Later this year, Elena Salinas plans to open a small neighborhood grocery store that will not only help provide Southeast Colorado Springs residents access to affordable fresh food, but also act as a haven for women.
“It will be a place where stay-at-home moms who can’t work eight hours a day, five days a week can work,” she said. “I want to offer that flexibility and then a place for domestic violence survivors and retired women to work. The reason why I chose this was because in 2009, I was in a domestic violent relationship. And I almost lost my life.”
Salinas said A Fresh Move is set to open this fall in the Mission Trace Shopping Center. Her goal is to provide a space where domestic violence survivors can heal and build a support system.
“I had family support and they got me through it all, but I didn’t heal,” she said. “I just moved on, and I carried so much guilt and shame, fear and anxiety for years. And then I began to heal when I started to meet women who were transparent about their journeys. ... With this grocery store, I also want to create that space where women can heal and can thrive with the help of each other.”
About two years after moving to Southeast Colorado Springs from Aurora, where she grew up, Salinas started reaching out to neighbors about the possibility of getting a grocery store in the area. In 2019, she joined the THRIVE program, which helped solidify her plans and launch A Fresh Move in early 2020 as a pop-up fresh food stand.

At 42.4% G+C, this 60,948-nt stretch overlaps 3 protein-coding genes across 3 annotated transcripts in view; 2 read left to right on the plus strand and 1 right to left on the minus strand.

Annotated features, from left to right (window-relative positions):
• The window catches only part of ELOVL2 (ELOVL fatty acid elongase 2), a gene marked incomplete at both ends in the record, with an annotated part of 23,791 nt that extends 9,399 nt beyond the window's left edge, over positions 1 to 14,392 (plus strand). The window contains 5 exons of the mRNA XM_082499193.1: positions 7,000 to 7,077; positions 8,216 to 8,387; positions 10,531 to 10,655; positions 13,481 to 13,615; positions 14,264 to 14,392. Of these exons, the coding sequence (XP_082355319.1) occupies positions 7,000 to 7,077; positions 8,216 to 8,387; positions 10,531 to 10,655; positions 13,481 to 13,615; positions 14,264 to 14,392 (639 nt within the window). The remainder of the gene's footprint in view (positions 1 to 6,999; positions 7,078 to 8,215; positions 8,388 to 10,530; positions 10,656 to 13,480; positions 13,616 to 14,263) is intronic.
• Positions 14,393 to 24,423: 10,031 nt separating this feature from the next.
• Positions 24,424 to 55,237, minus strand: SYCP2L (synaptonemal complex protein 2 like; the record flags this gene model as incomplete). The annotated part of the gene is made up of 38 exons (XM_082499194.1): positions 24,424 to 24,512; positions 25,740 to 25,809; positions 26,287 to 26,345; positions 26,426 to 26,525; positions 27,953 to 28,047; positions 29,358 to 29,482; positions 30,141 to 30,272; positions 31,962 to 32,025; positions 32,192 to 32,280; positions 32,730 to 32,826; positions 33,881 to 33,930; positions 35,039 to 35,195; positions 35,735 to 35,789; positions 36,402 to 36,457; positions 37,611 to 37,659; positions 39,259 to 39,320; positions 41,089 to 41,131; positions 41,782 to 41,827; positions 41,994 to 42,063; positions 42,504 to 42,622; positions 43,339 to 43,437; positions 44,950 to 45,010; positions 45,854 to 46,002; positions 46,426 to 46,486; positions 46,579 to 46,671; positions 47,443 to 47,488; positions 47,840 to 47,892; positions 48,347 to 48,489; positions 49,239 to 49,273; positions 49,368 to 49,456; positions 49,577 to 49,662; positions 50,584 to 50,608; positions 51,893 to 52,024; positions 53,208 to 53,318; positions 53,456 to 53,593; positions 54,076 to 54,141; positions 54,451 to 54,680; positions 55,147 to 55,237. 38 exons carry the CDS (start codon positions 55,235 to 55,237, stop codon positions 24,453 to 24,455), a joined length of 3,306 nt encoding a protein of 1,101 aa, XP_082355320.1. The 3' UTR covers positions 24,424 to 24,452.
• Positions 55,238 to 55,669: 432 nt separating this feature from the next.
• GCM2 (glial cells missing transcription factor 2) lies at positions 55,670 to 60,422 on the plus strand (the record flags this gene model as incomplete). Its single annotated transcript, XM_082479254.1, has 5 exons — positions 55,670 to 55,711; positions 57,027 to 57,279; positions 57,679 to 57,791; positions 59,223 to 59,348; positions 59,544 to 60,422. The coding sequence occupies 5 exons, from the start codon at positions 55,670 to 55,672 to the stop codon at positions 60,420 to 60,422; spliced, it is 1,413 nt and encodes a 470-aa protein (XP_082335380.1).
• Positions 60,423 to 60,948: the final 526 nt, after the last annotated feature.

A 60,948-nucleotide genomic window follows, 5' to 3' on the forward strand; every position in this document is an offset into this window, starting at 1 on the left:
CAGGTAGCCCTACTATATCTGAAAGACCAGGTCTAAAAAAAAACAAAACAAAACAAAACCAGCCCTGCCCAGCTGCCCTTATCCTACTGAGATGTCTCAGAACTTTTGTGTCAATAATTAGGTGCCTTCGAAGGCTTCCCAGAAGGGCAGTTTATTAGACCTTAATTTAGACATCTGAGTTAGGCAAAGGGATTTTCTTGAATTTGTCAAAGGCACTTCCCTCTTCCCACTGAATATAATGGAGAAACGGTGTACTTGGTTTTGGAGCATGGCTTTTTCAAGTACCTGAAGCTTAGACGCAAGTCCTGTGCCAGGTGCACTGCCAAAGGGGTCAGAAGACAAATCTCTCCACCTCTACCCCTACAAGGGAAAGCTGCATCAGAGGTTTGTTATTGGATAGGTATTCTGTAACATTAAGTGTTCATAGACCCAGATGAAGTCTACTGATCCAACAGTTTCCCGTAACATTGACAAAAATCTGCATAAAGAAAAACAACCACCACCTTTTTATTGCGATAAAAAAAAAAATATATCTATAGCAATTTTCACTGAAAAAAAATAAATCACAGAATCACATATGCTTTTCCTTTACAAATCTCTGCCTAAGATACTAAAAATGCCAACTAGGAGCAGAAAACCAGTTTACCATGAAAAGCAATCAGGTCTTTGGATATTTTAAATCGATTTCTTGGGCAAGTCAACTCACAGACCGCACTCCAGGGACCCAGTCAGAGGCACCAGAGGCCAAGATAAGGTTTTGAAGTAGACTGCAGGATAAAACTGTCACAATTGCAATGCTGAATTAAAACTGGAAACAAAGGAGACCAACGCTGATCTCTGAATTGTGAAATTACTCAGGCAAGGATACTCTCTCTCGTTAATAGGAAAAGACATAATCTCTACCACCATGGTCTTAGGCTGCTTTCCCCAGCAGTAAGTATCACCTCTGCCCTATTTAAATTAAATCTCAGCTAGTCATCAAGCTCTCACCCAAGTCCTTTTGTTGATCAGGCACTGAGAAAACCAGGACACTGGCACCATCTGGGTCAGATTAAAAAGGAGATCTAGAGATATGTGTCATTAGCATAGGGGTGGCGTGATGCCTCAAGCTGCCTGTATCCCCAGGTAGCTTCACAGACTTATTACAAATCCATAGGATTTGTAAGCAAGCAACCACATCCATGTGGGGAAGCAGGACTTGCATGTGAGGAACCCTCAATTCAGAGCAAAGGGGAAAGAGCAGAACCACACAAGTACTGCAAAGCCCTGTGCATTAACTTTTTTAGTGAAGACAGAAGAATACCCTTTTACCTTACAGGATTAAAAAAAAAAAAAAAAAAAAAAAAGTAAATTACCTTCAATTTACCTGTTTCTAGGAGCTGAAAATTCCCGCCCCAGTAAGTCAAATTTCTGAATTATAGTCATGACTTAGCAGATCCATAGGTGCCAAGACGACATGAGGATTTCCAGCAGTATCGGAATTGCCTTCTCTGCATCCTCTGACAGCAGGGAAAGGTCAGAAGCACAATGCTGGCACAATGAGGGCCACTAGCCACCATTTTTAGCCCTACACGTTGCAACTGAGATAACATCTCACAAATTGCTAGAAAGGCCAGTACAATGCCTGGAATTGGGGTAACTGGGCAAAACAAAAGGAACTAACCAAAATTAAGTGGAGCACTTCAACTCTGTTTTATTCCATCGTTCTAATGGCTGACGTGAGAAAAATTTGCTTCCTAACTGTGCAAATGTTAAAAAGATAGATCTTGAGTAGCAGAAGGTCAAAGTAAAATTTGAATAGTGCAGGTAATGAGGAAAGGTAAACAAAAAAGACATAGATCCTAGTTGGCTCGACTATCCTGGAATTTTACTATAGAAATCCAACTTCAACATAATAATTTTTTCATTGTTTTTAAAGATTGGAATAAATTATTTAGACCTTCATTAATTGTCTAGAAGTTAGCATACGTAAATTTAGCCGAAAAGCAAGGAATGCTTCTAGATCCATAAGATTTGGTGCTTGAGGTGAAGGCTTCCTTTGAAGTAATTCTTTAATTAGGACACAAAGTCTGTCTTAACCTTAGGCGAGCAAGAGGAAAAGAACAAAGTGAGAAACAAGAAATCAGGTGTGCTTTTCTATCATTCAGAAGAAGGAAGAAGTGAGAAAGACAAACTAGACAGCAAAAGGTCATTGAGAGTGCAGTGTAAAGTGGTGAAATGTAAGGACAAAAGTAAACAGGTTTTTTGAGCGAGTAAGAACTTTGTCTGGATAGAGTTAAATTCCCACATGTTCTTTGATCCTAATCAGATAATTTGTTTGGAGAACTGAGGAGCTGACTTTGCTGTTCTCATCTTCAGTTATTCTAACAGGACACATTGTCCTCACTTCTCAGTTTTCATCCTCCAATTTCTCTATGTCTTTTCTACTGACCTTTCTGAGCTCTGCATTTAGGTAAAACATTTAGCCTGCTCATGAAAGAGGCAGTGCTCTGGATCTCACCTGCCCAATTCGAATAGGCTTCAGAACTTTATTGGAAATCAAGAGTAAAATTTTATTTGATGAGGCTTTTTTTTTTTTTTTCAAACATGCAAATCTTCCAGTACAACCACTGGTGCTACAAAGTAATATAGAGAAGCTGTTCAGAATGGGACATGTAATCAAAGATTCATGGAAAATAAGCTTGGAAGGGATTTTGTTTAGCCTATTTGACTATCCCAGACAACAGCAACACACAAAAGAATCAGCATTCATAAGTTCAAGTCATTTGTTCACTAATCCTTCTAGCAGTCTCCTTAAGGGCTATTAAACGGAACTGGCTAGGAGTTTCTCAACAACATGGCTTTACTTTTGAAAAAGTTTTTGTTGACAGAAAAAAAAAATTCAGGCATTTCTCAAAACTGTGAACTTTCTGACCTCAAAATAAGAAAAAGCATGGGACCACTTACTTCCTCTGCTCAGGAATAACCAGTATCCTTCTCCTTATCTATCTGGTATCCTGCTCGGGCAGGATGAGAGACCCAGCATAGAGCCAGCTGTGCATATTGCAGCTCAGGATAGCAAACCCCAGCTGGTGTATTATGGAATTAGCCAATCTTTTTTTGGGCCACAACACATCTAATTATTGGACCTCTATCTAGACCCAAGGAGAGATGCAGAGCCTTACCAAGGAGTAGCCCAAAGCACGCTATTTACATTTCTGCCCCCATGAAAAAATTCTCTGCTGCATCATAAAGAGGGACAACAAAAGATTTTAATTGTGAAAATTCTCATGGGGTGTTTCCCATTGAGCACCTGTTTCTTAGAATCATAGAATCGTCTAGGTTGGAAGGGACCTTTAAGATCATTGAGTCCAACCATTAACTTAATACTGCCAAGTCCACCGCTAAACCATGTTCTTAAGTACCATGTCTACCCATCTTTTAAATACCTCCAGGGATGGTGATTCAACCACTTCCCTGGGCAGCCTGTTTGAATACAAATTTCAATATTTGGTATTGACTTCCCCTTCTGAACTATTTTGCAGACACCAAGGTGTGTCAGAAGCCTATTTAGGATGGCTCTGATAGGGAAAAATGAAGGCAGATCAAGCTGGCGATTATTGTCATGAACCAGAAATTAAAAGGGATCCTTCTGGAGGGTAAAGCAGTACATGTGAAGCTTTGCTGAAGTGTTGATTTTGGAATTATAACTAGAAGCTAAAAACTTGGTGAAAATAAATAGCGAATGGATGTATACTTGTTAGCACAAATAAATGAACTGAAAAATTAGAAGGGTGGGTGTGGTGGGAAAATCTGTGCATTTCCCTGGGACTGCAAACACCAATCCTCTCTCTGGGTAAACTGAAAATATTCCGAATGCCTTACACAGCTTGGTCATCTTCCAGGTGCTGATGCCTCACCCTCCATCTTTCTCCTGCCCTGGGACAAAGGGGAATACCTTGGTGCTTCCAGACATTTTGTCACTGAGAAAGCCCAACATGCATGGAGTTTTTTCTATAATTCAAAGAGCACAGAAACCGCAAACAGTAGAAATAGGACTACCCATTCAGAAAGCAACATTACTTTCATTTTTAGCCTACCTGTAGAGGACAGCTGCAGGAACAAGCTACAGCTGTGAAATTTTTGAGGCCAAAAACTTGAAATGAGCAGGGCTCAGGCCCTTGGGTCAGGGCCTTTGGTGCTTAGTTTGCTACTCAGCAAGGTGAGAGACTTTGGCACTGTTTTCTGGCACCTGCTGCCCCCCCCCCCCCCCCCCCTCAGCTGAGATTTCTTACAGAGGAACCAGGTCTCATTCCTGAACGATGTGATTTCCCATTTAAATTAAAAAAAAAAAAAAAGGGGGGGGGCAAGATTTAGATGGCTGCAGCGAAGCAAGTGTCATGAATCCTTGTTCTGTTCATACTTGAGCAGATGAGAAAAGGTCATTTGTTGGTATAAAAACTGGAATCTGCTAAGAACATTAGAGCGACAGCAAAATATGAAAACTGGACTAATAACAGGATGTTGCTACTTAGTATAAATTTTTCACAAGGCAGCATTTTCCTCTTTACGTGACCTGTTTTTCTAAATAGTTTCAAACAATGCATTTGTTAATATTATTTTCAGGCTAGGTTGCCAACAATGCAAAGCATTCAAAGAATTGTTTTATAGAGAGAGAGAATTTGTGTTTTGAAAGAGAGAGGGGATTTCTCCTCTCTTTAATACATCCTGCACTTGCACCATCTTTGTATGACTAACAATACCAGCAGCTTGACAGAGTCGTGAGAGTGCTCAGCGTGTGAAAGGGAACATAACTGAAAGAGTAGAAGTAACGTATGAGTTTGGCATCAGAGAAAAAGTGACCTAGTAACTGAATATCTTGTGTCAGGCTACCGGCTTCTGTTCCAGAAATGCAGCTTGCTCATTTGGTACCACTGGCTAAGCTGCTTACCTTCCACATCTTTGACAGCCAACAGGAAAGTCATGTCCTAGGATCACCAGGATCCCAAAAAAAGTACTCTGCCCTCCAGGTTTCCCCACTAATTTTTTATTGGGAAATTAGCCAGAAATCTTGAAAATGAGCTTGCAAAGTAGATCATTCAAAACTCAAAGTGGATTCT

“I actually started operations on March 7 and then COVID hit that week,” she said. “That was definitely like, ‘What am I doing?’ but I’m so glad that I pushed through because I just feel like we really proved that even though we’re a small grocery store we can still provide so much stuff that the big chain grocery stores don’t have.”
The 32-year-old mother of two has also volunteered with the RISE Coalition, Deerfield Neighborhood Association, Deerfield Food Bank, Council of Neighbors & Organizations and the Alzheimer’s Association.
District 4 City Councilor Yolanda Avila, who nominated Salinas, said everyone should know about the impact Salinas has made.
“The work she is doing through her business perfectly addresses a deep need in the community,” Avila said in her nomination. “She closes the gaps of knowledge and food access with warmth and kindness, and she always works to meet people where they are. Even beyond her work, she looks for ways to connect with her community and ways to collaborate on elevating quality of life.”
Salinas was shocked and honored to learn of her Rising Star recognition.
“I don’t really feel like I’m a rising star; I feel like I’m still just pulling everything together,” she said. “I’m living off of faith. I believe in God and I believe in his purpose for me.
“I felt so honored that people recognize me to be a professional because I still feel like this is just kind of like my little thing that I’m doing and not a business.”
Salinas’ advice for other young professionals is to believe in yourself.
“Believe that you are exactly who you are supposed to be today,” she said. “We are going to get broken down, but it is only to be built up for something greater.”
Editors Note: The young professionals featured on these pages are winners of the CSBJ’s Rising Stars awards. Each is an active, engaged member in their communities and at work and were selected by a committee of former winners.